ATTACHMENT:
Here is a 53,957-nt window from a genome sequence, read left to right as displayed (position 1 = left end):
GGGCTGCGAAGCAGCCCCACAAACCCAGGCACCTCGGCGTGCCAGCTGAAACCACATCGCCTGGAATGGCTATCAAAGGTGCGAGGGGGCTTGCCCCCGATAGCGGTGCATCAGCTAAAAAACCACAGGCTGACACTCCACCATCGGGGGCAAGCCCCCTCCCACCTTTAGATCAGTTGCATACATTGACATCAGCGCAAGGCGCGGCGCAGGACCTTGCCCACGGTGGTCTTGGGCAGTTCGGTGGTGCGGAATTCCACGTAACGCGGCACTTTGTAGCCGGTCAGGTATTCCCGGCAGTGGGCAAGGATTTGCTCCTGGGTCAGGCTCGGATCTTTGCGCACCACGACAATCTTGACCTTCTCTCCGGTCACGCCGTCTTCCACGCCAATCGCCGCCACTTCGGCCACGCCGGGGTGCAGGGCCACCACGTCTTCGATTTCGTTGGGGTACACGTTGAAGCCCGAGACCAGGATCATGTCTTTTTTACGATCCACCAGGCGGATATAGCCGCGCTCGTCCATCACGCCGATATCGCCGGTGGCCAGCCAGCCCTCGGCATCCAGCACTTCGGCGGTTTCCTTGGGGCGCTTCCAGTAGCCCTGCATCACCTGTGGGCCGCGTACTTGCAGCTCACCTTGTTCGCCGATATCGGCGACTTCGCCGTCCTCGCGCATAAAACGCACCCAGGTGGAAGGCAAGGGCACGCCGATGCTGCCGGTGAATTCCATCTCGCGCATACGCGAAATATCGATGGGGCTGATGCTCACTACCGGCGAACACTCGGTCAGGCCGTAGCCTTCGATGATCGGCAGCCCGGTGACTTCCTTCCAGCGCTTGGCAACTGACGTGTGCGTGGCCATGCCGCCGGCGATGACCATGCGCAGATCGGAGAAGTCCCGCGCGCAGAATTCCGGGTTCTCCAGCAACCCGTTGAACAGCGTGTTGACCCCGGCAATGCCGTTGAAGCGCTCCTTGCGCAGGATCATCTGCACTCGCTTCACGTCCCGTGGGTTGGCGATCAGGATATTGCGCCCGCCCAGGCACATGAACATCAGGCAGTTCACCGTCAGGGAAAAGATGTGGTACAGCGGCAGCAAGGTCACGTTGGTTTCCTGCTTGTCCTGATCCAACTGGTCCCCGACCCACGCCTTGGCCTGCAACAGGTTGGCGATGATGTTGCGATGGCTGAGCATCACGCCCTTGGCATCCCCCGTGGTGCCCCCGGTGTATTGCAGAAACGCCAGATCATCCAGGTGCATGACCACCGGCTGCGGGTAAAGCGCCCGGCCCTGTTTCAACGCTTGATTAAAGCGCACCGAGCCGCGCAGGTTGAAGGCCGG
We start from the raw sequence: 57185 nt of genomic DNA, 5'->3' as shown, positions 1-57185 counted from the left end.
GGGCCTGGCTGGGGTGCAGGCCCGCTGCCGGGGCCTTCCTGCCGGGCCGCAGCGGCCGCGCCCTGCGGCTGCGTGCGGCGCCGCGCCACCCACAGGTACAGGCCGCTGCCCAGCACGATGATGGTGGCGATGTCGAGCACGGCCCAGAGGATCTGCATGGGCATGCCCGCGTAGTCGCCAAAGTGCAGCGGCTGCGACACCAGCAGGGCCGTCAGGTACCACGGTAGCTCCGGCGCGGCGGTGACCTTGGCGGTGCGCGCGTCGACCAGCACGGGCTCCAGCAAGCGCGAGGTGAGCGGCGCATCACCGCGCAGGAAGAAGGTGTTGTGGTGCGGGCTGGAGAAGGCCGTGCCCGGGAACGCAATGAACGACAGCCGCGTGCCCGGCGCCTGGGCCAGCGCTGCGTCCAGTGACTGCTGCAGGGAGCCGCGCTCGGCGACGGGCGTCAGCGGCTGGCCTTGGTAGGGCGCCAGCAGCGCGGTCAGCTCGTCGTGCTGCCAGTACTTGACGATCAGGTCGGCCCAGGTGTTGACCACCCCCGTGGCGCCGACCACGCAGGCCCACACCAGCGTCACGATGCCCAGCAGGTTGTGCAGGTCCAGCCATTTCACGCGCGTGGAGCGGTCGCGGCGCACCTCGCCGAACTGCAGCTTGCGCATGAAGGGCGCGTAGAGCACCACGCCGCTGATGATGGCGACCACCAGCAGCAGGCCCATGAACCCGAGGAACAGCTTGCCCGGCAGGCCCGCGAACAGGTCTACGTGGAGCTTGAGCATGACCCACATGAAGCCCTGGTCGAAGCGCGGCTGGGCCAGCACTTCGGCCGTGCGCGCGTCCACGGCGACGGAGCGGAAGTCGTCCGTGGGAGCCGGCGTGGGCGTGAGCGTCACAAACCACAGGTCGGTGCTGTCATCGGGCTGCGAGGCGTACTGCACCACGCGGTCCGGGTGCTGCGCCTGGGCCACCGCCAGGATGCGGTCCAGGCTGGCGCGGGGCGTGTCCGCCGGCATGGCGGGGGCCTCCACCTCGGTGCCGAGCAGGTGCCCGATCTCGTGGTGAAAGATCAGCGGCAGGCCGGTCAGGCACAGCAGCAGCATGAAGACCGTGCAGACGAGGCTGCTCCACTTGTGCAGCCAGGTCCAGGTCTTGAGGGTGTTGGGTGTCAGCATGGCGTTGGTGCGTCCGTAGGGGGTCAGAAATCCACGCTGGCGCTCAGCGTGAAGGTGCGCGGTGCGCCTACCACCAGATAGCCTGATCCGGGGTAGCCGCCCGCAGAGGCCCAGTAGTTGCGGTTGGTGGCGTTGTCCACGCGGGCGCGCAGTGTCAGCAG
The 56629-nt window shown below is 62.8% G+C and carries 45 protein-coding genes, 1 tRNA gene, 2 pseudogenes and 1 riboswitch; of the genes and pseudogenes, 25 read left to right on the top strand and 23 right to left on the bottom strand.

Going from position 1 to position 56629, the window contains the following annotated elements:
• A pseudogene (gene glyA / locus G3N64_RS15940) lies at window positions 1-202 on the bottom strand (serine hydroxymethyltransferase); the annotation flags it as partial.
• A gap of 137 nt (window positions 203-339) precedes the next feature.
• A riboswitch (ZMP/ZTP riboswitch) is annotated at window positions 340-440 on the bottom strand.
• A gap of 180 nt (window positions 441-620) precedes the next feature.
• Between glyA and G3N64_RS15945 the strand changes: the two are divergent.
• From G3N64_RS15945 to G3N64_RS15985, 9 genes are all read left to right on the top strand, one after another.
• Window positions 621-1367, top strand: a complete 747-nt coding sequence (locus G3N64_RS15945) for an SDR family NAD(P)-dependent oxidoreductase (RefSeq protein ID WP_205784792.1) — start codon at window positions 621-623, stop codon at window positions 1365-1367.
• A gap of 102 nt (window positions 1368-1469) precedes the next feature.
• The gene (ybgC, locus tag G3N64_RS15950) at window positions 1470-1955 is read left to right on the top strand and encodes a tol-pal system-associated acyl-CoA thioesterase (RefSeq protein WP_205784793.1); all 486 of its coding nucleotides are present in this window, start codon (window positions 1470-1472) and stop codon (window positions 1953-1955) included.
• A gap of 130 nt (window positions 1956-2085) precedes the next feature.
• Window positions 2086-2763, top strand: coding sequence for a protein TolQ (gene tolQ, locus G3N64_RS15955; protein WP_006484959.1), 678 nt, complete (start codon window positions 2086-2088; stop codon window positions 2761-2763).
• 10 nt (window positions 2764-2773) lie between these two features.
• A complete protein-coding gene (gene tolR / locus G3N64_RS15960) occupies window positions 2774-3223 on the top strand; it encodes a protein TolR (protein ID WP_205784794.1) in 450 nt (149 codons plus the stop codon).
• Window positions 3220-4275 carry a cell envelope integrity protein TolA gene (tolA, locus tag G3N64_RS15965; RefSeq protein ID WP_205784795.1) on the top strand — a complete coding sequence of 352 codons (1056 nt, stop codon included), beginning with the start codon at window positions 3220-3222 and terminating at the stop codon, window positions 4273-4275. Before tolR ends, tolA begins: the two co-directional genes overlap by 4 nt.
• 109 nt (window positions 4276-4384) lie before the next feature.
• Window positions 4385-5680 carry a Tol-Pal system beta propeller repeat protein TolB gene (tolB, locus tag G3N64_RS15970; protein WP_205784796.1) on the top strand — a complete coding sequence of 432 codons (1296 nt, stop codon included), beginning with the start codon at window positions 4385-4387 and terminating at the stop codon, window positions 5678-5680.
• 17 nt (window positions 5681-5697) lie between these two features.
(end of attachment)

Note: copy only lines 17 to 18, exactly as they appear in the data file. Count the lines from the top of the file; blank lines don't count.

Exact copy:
• Window positions 2086-2763, top strand: coding sequence for a protein TolQ (gene tolQ, locus G3N64_RS15955; protein WP_006484959.1), 678 nt, complete (start codon window positions 2086-2088; stop codon window positions 2761-2763).
• 10 nt (window positions 2764-2773) lie between these two features.